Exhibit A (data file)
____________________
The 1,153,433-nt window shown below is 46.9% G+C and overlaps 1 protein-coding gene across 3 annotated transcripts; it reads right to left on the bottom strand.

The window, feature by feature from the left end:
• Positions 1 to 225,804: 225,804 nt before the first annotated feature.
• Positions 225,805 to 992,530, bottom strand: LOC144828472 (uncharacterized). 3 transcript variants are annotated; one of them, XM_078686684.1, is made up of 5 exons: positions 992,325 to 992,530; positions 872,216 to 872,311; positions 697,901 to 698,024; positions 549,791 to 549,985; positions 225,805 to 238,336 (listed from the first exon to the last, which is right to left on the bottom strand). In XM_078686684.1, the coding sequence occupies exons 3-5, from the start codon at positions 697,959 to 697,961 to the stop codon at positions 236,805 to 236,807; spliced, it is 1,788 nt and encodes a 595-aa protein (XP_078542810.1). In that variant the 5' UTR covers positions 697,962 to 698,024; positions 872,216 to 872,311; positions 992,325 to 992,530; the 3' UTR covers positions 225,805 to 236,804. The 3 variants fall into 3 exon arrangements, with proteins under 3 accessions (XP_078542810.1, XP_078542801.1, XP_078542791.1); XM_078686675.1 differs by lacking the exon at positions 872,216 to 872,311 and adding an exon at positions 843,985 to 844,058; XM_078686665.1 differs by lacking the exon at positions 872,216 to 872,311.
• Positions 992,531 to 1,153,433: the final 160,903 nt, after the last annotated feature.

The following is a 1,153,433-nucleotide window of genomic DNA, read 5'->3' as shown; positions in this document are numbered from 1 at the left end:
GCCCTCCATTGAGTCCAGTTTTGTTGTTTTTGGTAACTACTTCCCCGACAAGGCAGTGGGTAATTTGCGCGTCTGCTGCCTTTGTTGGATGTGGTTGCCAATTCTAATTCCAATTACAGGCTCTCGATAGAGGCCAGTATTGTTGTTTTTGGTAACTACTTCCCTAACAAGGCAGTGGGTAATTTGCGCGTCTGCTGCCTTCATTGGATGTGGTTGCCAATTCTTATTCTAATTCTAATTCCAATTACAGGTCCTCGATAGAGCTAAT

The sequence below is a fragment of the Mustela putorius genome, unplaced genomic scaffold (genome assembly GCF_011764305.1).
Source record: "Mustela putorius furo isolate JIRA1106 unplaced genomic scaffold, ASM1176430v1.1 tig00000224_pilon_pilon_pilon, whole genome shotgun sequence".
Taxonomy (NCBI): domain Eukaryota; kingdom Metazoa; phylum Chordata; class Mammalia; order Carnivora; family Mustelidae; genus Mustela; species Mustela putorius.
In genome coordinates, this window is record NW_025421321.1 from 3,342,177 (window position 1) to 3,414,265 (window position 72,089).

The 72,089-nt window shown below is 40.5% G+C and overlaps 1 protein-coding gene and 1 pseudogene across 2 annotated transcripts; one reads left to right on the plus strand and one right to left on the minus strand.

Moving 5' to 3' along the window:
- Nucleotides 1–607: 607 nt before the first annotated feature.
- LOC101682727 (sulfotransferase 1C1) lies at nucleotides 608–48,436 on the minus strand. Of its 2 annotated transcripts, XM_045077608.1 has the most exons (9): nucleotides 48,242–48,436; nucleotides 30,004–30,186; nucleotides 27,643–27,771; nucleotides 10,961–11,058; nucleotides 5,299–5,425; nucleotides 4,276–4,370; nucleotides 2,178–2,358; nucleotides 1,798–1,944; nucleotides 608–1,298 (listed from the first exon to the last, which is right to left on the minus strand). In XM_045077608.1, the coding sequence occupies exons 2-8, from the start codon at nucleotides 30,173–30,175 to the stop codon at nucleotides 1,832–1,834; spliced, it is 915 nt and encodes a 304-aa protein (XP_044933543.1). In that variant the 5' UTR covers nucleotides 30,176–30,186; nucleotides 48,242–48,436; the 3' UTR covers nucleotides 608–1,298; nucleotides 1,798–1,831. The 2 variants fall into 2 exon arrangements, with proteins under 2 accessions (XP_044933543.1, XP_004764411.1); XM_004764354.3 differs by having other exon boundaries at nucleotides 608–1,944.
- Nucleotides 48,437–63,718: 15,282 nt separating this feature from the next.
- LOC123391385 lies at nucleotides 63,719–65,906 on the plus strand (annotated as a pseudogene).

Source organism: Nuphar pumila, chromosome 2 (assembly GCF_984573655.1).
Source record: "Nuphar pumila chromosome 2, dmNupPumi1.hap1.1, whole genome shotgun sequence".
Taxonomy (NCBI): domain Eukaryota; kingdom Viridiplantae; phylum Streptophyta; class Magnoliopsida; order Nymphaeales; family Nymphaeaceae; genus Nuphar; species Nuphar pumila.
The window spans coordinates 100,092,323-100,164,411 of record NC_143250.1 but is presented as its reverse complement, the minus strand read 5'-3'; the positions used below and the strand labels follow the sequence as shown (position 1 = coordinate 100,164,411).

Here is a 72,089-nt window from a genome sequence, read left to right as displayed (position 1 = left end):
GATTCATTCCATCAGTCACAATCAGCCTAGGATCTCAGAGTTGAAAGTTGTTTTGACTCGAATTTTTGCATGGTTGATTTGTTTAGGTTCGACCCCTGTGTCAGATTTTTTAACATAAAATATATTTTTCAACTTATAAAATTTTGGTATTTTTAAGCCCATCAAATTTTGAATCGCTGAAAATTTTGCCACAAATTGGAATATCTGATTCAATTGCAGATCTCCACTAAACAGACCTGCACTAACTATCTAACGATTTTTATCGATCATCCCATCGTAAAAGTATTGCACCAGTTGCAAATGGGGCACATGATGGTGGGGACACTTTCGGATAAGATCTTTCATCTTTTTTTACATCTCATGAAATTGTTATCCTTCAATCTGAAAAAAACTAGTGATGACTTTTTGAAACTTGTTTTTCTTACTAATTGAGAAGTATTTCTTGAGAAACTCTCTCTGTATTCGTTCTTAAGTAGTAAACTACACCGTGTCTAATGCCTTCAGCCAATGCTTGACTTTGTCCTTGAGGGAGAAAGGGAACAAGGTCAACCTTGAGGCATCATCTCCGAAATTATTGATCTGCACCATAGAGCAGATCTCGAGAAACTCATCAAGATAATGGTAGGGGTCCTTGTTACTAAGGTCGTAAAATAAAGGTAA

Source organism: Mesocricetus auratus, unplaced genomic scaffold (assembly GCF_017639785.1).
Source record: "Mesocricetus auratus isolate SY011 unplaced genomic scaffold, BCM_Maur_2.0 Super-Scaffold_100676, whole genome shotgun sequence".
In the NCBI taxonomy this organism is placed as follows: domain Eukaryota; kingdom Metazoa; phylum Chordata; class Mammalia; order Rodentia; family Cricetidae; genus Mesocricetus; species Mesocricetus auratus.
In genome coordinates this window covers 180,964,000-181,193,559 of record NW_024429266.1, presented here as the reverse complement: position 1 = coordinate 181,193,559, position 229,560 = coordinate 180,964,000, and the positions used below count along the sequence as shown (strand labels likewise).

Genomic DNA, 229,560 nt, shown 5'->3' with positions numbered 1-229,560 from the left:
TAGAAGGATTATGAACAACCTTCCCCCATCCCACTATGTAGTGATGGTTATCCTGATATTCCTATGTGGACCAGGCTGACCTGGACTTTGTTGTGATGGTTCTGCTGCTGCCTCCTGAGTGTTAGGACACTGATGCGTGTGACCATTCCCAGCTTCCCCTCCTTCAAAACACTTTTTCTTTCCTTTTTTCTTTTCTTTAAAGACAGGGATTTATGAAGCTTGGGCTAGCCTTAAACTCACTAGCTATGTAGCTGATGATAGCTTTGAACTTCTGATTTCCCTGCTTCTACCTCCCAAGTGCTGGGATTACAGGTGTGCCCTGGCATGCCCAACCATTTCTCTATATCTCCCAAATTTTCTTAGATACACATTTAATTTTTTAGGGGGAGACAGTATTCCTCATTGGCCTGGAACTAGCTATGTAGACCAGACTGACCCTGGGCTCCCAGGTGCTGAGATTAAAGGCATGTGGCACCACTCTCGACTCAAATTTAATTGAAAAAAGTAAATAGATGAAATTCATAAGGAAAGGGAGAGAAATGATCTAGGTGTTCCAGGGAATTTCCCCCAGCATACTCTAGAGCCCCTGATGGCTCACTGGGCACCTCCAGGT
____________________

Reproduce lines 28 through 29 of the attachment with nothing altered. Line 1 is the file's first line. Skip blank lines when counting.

Genomic DNA, 229,560 nt, shown 5'->3' with positions numbered 1-229,560 from the left:
TAGAAGGATTATGAACAACCTTCCCCCATCCCACTATGTAGTGATGGTTATCCTGATATTCCTATGTGGACCAGGCTGACCTGGACTTTGTTGTGATGGTTCTGCTGCTGCCTCCTGAGTGTTAGGACACTGATGCGTGTGACCATTCCCAGCTTCCCCTCCTTCAAAACACTTTTTCTTTCCTTTTTTCTTTTCTTTAAAGACAGGGATTTATGAAGCTTGGGCTAGCCTTAAACTCACTAGCTATGTAGCTGATGATAGCTTTGAACTTCTGATTTCCCTGCTTCTACCTCCCAAGTGCTGGGATTACAGGTGTGCCCTGGCATGCCCAACCATTTCTCTATATCTCCCAAATTTTCTTAGATACACATTTAATTTTTTAGGGGGAGACAGTATTCCTCATTGGCCTGGAACTAGCTATGTAGACCAGACTGACCCTGGGCTCCCAGGTGCTGAGATTAAAGGCATGTGGCACCACTCTCGACTCAAATTTAATTGAAAAAAGTAAATAGATGAAATTCATAAGGAAAGGGAGAGAAATGATCTAGGTGTTCCAGGGAATTTCCCCCAGCATACTCTAGAGCCCCTGATGGCTCACTGGGCACCTCCAGGT